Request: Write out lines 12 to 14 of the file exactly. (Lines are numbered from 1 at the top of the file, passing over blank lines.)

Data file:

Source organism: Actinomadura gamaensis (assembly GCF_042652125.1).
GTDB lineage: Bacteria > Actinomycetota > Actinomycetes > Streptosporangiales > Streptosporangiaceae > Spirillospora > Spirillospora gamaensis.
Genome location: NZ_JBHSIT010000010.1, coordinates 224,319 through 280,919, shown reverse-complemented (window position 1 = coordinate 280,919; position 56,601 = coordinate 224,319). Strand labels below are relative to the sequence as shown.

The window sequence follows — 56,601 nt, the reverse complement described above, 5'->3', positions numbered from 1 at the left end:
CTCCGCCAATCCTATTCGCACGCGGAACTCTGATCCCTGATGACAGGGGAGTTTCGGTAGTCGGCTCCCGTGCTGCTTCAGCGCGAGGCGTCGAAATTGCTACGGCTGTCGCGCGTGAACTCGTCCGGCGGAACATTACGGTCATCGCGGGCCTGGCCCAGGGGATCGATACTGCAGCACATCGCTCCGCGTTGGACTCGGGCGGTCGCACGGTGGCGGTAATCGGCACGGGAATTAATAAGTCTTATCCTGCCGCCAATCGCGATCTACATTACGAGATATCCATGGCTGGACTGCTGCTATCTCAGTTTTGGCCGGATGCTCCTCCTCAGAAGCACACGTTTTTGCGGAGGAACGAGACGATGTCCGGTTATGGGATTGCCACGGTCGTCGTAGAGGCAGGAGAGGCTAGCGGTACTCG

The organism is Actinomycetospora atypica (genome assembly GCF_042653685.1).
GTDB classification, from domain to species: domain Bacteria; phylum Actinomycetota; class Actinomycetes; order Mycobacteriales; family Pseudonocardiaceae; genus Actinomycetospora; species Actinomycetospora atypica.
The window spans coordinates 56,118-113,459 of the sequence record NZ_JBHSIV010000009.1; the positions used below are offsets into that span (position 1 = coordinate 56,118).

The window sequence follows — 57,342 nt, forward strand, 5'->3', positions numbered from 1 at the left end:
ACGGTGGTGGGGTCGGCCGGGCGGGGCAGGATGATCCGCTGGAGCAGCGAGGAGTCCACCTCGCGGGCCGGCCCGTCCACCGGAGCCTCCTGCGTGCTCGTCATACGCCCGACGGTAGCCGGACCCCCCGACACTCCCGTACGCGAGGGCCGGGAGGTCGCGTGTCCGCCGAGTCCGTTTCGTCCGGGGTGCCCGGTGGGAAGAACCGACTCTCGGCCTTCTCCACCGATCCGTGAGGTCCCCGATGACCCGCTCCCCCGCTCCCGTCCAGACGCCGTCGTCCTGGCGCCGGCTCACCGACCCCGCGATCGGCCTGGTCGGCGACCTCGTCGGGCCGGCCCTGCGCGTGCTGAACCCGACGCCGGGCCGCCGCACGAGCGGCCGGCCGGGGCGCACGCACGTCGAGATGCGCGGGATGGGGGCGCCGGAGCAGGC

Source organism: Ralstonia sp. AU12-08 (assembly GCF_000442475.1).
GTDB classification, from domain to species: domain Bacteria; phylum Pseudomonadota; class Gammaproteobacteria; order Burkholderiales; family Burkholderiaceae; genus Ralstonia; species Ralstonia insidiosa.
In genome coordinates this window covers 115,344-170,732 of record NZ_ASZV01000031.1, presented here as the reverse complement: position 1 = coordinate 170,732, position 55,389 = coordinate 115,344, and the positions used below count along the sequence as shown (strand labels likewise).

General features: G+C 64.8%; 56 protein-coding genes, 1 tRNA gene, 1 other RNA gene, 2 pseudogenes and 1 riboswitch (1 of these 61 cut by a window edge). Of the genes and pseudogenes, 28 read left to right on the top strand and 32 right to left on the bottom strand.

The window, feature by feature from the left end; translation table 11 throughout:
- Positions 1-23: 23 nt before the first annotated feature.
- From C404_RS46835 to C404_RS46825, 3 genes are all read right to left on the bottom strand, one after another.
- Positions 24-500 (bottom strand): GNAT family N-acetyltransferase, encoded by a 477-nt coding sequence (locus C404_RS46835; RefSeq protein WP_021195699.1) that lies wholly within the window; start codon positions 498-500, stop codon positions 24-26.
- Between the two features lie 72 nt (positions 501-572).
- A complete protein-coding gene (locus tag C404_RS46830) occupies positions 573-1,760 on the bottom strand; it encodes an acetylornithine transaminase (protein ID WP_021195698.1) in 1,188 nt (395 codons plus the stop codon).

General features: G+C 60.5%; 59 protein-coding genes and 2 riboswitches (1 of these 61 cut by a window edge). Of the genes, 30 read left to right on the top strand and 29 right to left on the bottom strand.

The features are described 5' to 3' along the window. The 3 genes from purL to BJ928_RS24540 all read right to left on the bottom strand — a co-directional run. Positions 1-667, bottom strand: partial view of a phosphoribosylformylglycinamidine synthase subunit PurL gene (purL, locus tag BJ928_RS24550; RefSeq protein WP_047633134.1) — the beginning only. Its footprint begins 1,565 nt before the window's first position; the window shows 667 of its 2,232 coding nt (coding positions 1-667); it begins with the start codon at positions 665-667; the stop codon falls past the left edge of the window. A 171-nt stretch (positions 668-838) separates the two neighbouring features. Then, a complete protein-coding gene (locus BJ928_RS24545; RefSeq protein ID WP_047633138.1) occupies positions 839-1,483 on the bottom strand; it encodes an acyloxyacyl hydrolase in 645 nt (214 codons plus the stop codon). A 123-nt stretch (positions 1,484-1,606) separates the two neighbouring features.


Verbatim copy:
GTDB classification, from domain to species: domain Bacteria; phylum Pseudomonadota; class Gammaproteobacteria; order Burkholderiales; family Burkholderiaceae; genus Ralstonia; species Ralstonia insidiosa.
In genome coordinates this window covers 115,344-170,732 of record NZ_ASZV01000031.1, presented here as the reverse complement: position 1 = coordinate 170,732, position 55,389 = coordinate 115,344, and the positions used below count along the sequence as shown (strand labels likewise).

General features: G+C 64.8%; 56 protein-coding genes, 1 tRNA gene, 1 other RNA gene, 2 pseudogenes and 1 riboswitch (1 of these 61 cut by a window edge). Of the genes and pseudogenes, 28 read left to right on the top strand and 32 right to left on the bottom strand.